South Dakota Seeks Changes to Medical Rules

Finally, medical cannabis is legal in South Dakota, a state that legalized in 2020 before facing numerous hurdles in order to make medical pot official. And still, the state’s dispensaries haven’t started distributing it. The next step to make that happen is a change in regulations, which is currently in the works behind the scenes. 

In South Dakota, medical cannabis is overseen by The South Dakota Department of Health. They recently held a public hearing to go over proposed changes and how things could move forward in the state if approved. Despite the hearing taking place on June 21, there is still time to submit written comments on the changes. Comments will be accepted through July 1, either by email or snail mail. 

Once the final comments are received, the department will make a decision. The changes must first be analyzed by the Legislature’s Rules Review Committee, which will make a decision on those proposed changes at their July 19 meeting. 

These changes are separate from those already approved that take place on July 1, the Legislature’s code counsel, John McCullough, pointed out. The other changes referenced are those that were approved by Senate Bill 4 when it passed during the most recent legislative session.

These already approved changes include a major milestone for healthcare providers. According to this change, a physician no longer is required to state that the patient will be likely to receive therapeutic or palliative benefits from medical cannabis in the case that it is prescribed. Instead, they only have to state that the patient has a debilitating medical condition, not that it is likely to be treated successfully by cannabis. This takes a lot of weight off of the physicians when it comes to new types of treatment like legal weed.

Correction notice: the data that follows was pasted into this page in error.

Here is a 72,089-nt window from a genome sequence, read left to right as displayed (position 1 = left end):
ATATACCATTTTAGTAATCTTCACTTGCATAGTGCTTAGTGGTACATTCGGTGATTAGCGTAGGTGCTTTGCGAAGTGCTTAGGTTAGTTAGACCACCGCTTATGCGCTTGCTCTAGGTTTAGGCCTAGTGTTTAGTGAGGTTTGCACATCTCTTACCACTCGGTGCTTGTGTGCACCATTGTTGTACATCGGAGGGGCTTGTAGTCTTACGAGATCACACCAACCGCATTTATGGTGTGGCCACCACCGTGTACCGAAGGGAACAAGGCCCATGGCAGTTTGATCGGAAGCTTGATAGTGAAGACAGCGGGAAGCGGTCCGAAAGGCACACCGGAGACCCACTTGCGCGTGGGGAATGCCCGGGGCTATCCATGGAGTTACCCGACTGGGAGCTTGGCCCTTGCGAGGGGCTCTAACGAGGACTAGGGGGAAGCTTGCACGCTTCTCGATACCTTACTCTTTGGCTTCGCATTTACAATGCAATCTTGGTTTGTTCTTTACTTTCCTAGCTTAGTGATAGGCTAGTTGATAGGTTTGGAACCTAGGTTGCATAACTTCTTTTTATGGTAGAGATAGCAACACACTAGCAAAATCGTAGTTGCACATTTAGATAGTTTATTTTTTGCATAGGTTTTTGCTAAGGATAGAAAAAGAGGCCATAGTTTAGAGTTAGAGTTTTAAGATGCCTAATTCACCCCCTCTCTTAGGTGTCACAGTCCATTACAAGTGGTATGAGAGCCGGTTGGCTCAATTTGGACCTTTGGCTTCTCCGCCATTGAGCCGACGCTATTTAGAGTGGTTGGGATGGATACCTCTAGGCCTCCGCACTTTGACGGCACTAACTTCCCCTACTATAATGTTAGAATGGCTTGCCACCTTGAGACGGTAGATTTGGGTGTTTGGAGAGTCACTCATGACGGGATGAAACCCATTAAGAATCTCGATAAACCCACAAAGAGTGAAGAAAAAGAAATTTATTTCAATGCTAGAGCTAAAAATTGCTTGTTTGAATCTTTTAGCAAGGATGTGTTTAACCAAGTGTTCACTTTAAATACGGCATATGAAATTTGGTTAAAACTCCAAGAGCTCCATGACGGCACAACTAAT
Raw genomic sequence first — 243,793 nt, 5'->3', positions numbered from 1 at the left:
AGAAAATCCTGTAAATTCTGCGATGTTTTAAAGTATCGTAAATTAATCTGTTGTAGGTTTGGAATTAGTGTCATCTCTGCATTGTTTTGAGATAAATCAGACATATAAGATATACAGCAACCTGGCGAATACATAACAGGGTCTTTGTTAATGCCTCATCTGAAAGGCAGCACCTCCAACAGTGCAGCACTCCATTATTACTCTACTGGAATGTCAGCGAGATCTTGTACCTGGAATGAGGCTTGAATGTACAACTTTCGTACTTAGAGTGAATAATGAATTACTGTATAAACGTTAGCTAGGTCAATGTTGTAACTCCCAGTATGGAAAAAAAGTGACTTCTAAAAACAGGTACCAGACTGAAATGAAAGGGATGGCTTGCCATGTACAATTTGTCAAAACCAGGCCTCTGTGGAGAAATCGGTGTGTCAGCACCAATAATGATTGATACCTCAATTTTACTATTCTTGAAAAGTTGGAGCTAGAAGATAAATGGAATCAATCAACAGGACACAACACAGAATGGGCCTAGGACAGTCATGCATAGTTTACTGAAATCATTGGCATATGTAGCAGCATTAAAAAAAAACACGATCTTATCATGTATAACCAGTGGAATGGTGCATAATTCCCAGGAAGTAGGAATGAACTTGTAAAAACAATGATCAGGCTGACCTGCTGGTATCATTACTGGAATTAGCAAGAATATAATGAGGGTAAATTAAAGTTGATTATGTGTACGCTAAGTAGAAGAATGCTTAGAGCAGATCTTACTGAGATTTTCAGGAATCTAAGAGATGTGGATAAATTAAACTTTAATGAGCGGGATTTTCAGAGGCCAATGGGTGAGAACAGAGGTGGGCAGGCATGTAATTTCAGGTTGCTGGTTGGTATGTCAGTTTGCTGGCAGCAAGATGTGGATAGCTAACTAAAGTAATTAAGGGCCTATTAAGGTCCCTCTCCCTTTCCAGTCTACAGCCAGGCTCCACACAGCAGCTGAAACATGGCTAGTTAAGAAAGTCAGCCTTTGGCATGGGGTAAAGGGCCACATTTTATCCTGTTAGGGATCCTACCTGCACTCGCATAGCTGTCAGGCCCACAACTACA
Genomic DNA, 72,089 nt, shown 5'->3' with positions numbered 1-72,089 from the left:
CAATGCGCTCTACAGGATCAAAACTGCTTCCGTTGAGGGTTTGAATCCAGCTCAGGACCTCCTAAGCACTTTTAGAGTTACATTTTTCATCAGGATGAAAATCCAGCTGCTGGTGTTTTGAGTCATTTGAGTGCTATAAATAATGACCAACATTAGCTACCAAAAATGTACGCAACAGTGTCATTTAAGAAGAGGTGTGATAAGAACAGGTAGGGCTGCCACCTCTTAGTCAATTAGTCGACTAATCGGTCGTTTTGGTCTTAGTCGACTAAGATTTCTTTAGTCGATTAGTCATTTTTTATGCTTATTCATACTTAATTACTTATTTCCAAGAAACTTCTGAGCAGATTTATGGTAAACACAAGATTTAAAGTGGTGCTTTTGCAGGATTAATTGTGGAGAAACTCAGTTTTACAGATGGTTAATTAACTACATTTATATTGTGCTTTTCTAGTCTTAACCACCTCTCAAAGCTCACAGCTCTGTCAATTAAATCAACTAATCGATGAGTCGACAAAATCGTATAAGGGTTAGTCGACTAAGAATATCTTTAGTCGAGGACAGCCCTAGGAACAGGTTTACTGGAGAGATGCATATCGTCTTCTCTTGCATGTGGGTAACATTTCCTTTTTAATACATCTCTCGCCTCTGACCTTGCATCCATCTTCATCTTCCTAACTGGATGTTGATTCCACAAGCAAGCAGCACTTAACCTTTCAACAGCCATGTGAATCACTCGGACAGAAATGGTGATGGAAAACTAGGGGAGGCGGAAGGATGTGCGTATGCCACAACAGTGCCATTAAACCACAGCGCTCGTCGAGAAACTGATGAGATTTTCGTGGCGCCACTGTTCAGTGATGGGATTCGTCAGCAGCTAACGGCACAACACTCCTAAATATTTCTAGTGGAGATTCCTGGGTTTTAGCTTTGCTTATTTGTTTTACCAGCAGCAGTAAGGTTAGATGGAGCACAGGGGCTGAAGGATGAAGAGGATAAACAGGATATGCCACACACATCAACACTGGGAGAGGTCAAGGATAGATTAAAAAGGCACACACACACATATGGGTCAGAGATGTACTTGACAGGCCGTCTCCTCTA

Originally, under Measure 26, which was approved by voters in the 2020 election, when cannabis was legalized. The South Dakota State Medical Association opposed that wording, as it essentially forced prescribing doctors to say that cannabis would help, not just that it was an option. 

Currently, debilitating conditions approved to be treated with medical cannabis in South Dakota include: 

  • Acquired immune deficiency syndrome (AIDS) and positive status for human immunodeficiency virus (HIV)
  • Amyotrophic lateral sclerosis (ALS), also known as Lou Gehrig’s disease
  • Multiple sclerosis (MS)
  • Cancer associated with severe or chronic pain, nausea or severe vomiting, or cachexia or severe wasting
  • Crohn’s disease
  • Epilepsy and seizures
  • Post-Traumatic Stress Disorder (PTSD)

To add other conditions, there is currently an application process to see if more qualified conditions will be approved in the future. These were all approved last year in September, and through a final hearing round in October of 2021. 

So far, there seems to be a big desire for medical cannabis in South Dakota based on how well a tribal dispensary is serving its community, and the fact that the state hit over 1,000 medical cards given out. The flandreau Santee Sioux Tribe currently operates a dispensary legally on their property, which is north of Sioux Falls. Their data shows that more than 10,000 people have registered with the tribe for medical cards since July 1 of last year. The state department of health reported 1,121 patient cards as of June 13. 

It remains to be seen exactly what changes will be requested by the community during the comment period, but it’s clear that the community is hungry and ready for legal cannabis in their state after a long wait since legalization. In the meantime, the community will be getting comments together to try and build a better medical cannabis community in South Dakota. 

The post South Dakota Seeks Changes to Medical Rules appeared first on High Times.


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